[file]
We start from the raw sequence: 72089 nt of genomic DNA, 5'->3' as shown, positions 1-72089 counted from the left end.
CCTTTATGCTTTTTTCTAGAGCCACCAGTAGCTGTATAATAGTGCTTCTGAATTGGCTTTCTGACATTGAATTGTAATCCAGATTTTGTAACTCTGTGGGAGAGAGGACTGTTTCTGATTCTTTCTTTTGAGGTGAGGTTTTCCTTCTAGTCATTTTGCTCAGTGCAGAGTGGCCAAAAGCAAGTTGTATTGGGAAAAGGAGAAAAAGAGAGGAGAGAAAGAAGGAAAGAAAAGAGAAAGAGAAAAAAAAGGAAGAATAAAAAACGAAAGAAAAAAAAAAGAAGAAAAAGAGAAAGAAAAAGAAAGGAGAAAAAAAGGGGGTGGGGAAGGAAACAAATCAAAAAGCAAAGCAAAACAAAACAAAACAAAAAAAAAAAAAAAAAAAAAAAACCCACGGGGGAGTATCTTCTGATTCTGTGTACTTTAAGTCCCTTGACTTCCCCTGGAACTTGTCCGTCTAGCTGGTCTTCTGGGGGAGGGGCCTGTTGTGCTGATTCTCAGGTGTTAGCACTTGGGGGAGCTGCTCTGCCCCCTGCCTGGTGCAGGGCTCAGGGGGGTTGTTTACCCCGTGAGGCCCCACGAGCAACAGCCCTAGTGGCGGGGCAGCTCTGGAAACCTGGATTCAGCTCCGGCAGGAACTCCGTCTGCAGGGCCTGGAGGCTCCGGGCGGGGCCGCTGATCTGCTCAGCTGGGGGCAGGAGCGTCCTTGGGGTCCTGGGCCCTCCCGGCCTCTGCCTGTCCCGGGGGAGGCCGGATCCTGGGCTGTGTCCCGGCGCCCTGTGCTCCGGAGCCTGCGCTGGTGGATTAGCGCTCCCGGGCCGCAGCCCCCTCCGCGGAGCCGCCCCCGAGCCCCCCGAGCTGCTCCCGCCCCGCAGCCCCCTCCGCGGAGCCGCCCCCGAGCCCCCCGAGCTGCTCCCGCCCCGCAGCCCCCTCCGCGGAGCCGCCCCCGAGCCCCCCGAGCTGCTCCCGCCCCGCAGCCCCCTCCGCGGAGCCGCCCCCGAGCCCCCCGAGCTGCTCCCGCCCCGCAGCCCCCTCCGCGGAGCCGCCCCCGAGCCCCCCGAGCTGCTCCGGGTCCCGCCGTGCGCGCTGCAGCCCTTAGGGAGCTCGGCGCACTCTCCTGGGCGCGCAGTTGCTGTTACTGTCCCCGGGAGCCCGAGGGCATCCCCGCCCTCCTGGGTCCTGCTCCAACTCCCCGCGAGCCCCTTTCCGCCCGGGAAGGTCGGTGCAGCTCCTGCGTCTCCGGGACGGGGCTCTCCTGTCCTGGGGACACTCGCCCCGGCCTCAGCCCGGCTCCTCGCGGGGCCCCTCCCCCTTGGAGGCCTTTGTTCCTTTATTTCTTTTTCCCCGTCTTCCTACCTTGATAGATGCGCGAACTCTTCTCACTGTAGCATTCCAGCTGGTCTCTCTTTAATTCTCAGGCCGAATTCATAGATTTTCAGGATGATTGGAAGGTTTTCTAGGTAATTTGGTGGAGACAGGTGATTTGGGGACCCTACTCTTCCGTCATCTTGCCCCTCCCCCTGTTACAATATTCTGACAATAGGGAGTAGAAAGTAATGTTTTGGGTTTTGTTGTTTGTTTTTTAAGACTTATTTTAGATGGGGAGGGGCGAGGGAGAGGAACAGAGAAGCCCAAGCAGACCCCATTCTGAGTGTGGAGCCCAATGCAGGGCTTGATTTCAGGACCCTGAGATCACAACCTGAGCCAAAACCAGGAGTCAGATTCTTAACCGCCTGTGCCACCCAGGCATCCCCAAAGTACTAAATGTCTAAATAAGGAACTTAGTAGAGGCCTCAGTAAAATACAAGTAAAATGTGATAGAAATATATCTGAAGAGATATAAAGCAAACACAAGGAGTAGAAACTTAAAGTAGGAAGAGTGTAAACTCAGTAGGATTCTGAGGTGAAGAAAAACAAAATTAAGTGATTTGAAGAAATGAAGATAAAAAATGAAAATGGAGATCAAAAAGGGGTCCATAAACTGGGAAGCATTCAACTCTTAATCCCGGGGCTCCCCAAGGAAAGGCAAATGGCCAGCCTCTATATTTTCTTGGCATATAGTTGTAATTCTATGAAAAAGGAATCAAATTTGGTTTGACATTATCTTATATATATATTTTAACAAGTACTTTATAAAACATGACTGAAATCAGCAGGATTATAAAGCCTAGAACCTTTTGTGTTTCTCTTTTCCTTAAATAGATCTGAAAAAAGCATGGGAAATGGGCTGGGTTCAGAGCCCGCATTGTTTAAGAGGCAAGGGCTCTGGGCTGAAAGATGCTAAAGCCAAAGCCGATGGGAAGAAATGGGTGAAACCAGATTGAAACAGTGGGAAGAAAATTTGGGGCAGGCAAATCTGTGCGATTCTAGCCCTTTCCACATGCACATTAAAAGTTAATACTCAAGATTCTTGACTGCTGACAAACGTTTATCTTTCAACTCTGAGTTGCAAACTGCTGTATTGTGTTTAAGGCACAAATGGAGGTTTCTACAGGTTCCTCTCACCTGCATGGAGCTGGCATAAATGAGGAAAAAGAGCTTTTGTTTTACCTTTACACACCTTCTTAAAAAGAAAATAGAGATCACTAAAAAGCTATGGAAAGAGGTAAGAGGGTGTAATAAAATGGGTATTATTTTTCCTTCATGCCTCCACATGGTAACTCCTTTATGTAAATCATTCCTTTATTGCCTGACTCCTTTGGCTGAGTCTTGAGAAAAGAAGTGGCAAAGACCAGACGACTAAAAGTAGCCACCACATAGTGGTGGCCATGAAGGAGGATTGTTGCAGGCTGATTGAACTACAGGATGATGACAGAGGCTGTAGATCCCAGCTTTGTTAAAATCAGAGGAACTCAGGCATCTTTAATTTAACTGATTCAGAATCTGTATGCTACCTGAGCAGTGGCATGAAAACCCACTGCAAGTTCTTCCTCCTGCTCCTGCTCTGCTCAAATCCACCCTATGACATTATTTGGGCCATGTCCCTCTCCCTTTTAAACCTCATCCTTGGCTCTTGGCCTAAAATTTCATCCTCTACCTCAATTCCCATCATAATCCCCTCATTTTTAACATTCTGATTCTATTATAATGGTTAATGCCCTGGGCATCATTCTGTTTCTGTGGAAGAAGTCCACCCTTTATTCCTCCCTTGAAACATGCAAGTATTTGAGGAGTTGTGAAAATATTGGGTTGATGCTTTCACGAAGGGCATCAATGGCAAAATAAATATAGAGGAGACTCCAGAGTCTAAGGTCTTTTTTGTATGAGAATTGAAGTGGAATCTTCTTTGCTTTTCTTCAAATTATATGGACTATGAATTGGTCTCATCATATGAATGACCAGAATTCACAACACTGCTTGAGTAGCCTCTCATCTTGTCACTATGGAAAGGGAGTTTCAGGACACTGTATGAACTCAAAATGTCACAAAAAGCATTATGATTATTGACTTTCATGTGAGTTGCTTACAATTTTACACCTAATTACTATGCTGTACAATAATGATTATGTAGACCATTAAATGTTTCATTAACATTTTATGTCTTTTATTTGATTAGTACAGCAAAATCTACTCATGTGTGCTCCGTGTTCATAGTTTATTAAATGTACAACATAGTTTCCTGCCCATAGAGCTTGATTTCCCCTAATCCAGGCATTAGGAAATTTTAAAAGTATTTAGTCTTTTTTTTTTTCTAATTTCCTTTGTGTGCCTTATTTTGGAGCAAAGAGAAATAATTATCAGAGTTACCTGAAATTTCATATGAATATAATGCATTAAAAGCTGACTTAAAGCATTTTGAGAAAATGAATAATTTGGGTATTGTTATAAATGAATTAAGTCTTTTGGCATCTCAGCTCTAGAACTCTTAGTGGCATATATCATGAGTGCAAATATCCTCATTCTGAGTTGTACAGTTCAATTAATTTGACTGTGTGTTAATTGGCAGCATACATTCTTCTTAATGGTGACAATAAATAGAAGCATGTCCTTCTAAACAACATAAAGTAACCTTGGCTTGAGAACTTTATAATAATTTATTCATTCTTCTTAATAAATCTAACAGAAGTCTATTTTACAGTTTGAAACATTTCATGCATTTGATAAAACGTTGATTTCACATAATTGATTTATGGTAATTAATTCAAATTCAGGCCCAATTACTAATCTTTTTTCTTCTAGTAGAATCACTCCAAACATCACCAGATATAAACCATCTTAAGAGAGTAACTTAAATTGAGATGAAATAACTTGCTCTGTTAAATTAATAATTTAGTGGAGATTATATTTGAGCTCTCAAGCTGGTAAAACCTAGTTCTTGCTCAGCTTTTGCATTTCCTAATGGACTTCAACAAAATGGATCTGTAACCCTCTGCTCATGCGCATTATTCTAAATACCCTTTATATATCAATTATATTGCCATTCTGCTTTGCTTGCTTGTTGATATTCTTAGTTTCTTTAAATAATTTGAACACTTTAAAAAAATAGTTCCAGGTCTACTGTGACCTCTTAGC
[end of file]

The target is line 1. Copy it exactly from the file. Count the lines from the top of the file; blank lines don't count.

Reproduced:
We start from the raw sequence: 72089 nt of genomic DNA, 5'->3' as shown, positions 1-72089 counted from the left end.